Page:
After you read the article, post your query to the Ancestry message boards
From the Ancestry Daily
Before You Post (read the follow up: After You Post)Submitting genealogical queries has never been easier. Query boards, mailing lists, and online data sites have made publication of genealogical interests virtually instant. Searching is usually easy and does not require manually viewing each page or using an index. It is easier than ever to get international exposure for your problems.
And yet we still don't get answers.
In the "old days," when one wanted significant national exposure for their genealogical stumbling blocks they had to advertise in one of the large national magazines. Publication of the query was not instant and payment was based upon the number of words. The genealogist would wait at least six months before their query was in print. To minimize cost, the genealogist would carefully craft their query, including enough words to be clear without being needlessly verbose. Just listing the surnames Smith and Jones would not be effective, but needless words upped the cost.
The online posting sites are wonderful, but free queries and the ability to instantaneously post should not entirely change the rules. One can't simply slop anything in a query and expect results.
Provide Adequate Details
On any of the query boards, including those at Ancestry (http://boards.ancestry.com), word count is not an issue. Details should be sufficient enough to allow the reader to determine if the subject is a likely match for her own research. Readers are not likely to completely read rambling textual monologues. Keep it clear and succinct. A few examples follow.
The Good, the Bad, and the Ugly
These samples parallel postings I have seen on a variety of boards. I've used my own family members in all cases so as not to pick on any one poster (and to increase the chance my long lost distant relative learns of my problem!).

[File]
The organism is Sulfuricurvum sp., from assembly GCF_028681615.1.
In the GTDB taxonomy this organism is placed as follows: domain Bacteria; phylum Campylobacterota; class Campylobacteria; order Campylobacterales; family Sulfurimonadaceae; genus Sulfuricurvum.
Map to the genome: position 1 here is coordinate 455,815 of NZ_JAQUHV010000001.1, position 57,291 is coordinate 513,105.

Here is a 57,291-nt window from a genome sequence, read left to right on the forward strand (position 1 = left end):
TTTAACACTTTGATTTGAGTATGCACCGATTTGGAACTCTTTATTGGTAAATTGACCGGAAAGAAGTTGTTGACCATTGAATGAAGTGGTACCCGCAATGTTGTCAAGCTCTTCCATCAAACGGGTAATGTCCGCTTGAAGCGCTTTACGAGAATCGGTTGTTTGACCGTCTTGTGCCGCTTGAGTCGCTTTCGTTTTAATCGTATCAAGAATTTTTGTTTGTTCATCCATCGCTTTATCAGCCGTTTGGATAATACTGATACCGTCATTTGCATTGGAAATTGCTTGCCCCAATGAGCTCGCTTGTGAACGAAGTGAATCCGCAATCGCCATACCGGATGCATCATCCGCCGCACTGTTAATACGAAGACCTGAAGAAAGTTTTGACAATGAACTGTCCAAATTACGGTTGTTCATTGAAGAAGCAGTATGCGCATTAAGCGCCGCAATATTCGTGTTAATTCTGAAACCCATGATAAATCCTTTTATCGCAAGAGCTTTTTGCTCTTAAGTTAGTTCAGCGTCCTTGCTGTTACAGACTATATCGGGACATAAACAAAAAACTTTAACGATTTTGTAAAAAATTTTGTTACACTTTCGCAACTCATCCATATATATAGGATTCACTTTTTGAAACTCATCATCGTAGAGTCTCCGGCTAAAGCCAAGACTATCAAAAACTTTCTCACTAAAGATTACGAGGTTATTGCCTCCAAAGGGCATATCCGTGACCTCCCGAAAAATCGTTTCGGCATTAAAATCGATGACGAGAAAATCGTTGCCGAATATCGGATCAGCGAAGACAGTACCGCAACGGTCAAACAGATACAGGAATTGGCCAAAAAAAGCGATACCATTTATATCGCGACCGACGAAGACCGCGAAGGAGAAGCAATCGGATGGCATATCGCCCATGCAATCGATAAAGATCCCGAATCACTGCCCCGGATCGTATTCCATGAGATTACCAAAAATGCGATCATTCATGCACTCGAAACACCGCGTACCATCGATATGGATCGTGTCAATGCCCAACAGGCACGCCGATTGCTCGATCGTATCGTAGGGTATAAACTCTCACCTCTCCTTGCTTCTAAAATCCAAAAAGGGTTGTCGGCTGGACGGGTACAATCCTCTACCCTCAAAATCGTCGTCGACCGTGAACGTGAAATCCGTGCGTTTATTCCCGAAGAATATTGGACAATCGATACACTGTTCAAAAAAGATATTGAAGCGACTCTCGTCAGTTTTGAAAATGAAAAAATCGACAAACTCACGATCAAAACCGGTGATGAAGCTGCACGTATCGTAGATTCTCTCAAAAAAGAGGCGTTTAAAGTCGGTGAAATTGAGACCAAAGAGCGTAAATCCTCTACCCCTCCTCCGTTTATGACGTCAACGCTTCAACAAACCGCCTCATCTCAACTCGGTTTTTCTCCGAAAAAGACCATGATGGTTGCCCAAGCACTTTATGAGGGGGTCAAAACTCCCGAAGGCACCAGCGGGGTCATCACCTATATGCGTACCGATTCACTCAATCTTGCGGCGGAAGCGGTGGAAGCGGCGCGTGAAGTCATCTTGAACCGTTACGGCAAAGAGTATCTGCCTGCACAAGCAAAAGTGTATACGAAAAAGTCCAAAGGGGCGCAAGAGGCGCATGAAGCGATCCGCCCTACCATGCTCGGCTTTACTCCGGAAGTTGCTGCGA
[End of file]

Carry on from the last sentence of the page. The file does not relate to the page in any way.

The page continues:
Not So Good
New meaning to the word "vague" here. While we can sympathize with the writer's frustration, some readers will wonder how much research the writer has actually done.
A Little Better
Where is Warsaw and who expects these people living in 1880 to be living now? Otherwise I'd try locating them in the longevity section of the Guinness Book of World Records.
The last query has dates and locations. Some dates are approximate, but that is okay. The researcher searching for an Ellen Butler born in 1800 in New Brunswick immediately knows that this query is not for her.
What's the Chance?
My wife has an ancestor named Philip Smith. How effective will a query like "I'm looking for a Philip Smith who lived in Illinois in 1850" be? If this man is an ancestor or a relative, I must have some fact other than his existence in 1850. Few are likely to respond to this query. I should add the county where he lived, the people I think are his parents, the name of his wife, and the state of birth he lists in the 1850 census.
It Will Be Public
What you submit to one of the genealogy bulletin boards will be available to all who read it. And it will stay there, so read it BEFORE you submit it. Readers could incorporate the information into their own genealogy database without asking. This may happen regardless of whether or not you want it to and regardless of whether you think it is ethical or not. However, this type of problem is nothing new.
Genealogists who were researching in the distant past (for example, the '80s) encountered the same problem using a more archaic media called a book. If you were to publish your genealogy in paper form, you would be taking the exact same kind of risk. Material can be copied from a book without any credit given to the original compiler.